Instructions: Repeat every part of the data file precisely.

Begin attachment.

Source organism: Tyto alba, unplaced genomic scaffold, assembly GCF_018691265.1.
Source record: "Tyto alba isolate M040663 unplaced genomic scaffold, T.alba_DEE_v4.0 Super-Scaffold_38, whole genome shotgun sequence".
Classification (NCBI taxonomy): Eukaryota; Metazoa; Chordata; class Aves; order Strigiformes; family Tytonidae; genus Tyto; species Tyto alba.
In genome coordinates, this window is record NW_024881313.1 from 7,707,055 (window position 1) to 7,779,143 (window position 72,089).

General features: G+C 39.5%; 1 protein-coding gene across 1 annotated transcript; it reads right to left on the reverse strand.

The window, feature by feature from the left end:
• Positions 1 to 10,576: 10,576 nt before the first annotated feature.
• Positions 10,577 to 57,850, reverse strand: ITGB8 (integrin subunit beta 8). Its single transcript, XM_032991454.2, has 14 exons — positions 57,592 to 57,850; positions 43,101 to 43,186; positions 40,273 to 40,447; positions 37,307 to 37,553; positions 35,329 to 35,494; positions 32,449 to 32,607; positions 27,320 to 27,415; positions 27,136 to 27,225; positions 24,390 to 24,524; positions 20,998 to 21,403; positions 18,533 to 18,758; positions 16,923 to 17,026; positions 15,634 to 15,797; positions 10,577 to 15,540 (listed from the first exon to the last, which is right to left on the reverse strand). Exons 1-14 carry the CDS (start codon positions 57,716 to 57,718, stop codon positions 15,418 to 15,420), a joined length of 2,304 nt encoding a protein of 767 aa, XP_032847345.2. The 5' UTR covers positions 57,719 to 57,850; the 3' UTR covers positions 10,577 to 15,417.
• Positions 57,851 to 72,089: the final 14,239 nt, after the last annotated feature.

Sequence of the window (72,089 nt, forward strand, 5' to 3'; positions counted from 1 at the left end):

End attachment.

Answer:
Source organism: Tyto alba, unplaced genomic scaffold, assembly GCF_018691265.1.
Source record: "Tyto alba isolate M040663 unplaced genomic scaffold, T.alba_DEE_v4.0 Super-Scaffold_38, whole genome shotgun sequence".
Classification (NCBI taxonomy): Eukaryota; Metazoa; Chordata; class Aves; order Strigiformes; family Tytonidae; genus Tyto; species Tyto alba.
In genome coordinates, this window is record NW_024881313.1 from 7,707,055 (window position 1) to 7,779,143 (window position 72,089).

General features: G+C 39.5%; 1 protein-coding gene across 1 annotated transcript; it reads right to left on the reverse strand.

The window, feature by feature from the left end:
• Positions 1 to 10,576: 10,576 nt before the first annotated feature.
• Positions 10,577 to 57,850, reverse strand: ITGB8 (integrin subunit beta 8). Its single transcript, XM_032991454.2, has 14 exons — positions 57,592 to 57,850; positions 43,101 to 43,186; positions 40,273 to 40,447; positions 37,307 to 37,553; positions 35,329 to 35,494; positions 32,449 to 32,607; positions 27,320 to 27,415; positions 27,136 to 27,225; positions 24,390 to 24,524; positions 20,998 to 21,403; positions 18,533 to 18,758; positions 16,923 to 17,026; positions 15,634 to 15,797; positions 10,577 to 15,540 (listed from the first exon to the last, which is right to left on the reverse strand). Exons 1-14 carry the CDS (start codon positions 57,716 to 57,718, stop codon positions 15,418 to 15,420), a joined length of 2,304 nt encoding a protein of 767 aa, XP_032847345.2. The 5' UTR covers positions 57,719 to 57,850; the 3' UTR covers positions 10,577 to 15,417.
• Positions 57,851 to 72,089: the final 14,239 nt, after the last annotated feature.

Sequence of the window (72,089 nt, forward strand, 5' to 3'; positions counted from 1 at the left end):